Thursday, June 1, 2023 | Back issues
Courthouse News Service Courthouse News Service

French mayor forced out of office by far-right protests over immigration

Already in the grip of protests over much-despised pension cuts, French politics are being ripped further apart by spreading anger over Europe's rising number of immigrants.

(CN) — Bitter divisions in French society over immigration are erupting once again after a small-town mayor in western France resigned in the face of far-right protests, an arson attack and death threats linked to his approval of building an immigrant asylum center close to a primary school.

The resignation of Yannick Morez, the mayor of Saint-Brevin-les-Pins, sparked a furor on Thursday in the National Assembly with left-wing politicians accusing President Emmanuel Macron's government of ignoring the threat of the far right.

When Socialists and others on the left asked those in parliament to stand up to pay respects to Morez, members of Marine Le Pen's far-right National Rally stayed seated.

“It’s shameful that the state did not grasp the scale of what was happening to [Morez] and did not back him up. It’s shameful to continue normalizing the far right,” Olivier Faure, the head of the Socialists, said on Twitter.

Macron tweeted that the attacks on Morez were “outrageous” and he offered his “solidarity.”

While on a trip to the French Indian Ocean, Prime Minister Elisabeth Borne said what happened was “shocking” and then warned of “a rise in extremism … on both sides.”

Her reference to “both sides” was a swipe at those involved in acts of violence at a series of protests over pension cuts, and the remark drew criticism from left-wing politicians who charged that Borne was wrong to equate the anti-government street protesters with the far right.

Exasperation over the far right was fueled by scenes of large number of participants at an annual ultra-right march on May 9 in Paris. This year saw about 500 people – most clad in black and carrying white supremacist flags – take part. French Interior Minister Gérald Darmanin said it was time to ban all ultra-right demonstrations.

In his resignation letter, made public Wednesday, Morez said he could not continue in his job because it was no longer safe for him and his family.

Police are investigating as arson a fire that broke out at his home on March 22 at 5 a.m. Morez added that he even planned to move away from Saint-Brevin, a town he's lived in for 32 years.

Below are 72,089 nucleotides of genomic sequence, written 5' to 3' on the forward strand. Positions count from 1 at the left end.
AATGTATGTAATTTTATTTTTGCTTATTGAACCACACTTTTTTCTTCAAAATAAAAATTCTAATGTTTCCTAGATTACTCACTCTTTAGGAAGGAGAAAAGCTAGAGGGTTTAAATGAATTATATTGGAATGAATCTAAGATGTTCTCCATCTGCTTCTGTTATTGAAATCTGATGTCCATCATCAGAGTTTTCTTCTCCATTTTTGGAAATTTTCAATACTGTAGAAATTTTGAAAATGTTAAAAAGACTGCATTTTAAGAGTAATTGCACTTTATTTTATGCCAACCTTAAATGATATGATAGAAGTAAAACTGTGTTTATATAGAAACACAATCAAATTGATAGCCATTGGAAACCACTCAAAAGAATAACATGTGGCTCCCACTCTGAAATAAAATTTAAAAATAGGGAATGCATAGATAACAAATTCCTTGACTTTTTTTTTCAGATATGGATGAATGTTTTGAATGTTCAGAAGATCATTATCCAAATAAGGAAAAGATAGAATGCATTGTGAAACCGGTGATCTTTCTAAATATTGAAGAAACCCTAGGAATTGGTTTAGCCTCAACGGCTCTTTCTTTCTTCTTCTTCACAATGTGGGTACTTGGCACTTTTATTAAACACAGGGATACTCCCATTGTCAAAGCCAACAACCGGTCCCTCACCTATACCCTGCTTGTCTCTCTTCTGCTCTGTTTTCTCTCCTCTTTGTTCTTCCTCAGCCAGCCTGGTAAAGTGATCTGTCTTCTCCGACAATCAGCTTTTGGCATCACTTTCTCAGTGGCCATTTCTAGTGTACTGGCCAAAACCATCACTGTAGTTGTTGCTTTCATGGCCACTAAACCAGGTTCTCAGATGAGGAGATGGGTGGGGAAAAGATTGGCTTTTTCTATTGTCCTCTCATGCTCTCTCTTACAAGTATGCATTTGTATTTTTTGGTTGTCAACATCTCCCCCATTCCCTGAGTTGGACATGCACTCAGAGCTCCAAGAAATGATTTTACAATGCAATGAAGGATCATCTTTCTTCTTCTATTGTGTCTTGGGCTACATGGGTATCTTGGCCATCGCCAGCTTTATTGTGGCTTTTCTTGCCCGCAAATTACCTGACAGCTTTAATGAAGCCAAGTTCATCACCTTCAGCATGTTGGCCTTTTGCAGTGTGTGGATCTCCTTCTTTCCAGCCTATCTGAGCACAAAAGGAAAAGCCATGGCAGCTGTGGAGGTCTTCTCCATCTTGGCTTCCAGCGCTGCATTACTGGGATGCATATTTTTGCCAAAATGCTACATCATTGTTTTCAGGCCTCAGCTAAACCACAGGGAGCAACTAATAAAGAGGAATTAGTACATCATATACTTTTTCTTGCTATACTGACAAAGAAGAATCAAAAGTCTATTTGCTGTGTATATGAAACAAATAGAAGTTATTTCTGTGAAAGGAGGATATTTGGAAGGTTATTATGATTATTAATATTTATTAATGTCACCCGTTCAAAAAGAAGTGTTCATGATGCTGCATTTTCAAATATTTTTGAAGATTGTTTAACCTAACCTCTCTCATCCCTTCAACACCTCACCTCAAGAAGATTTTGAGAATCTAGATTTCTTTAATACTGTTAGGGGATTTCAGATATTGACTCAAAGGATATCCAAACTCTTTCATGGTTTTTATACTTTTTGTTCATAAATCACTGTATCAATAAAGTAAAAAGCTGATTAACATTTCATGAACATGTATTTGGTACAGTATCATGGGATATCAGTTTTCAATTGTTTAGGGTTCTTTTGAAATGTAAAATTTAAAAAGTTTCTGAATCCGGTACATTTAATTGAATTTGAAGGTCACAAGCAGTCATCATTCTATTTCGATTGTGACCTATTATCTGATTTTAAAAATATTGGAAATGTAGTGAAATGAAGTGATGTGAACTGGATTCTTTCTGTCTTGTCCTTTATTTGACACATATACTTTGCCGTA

In his letter, he said he came to the decision to step down “after long reflection with my family.”

Mayors in other towns and villages are facing similar backlash as the French government and nonprofit groups seek to distribute foreigners to sleepy towns and villages. The protests often draw in outside far-right activists, but many locals are opposed to immigration centers too.

Éric Zemmour, a far-right presidential candidate and media personality, and his Reconquest party are backing the protests against immigration centers. He has long railed against immigrants and claimed French society was under threat from a growing Islamic population.

On Twitter, Zemmour denounced the violence against Morez as unacceptable, but he lashed out at French authorities for ignoring the “anger and despair” people feel about immigration, which he called an “invasion” and “ticking time bomb that must be defused as soon as possible.”

Morez's resignation comes amid growing opposition in France to immigration and a rise in support for the far right, especially for Le Pen and her National Rally. Polls show Le Pen would win in a presidential race against Macron. The past two presidential elections pitted Macron against Le Pen.

A recent poll for the left-wing Jean Jaurès think tank found that 69% of French people felt there were “too many immigrants in France.” Five years ago, the same poll found 63% of French felt that way.

The European Union as a whole is being stressed by immigration with a rising number of migrants and asylum seekers trying to enter the bloc. Immigration is one of the bloc's most contentious issues with right-wing and far-right parties gaining ground across the bloc as voters back their anti-immigrant policies.

In the first three months of this year, the number of people trying to illegally cross the EU's borders increased to 54,000, a 26% increase over the same period last year, according to Frontex, the EU's border agency.

Courthouse News reporter Cain Burdeau is based in the European Union.

Read the Top 8

Sign up for the Top 8, a roundup of the day's top stories delivered directly to your inbox Monday through Friday.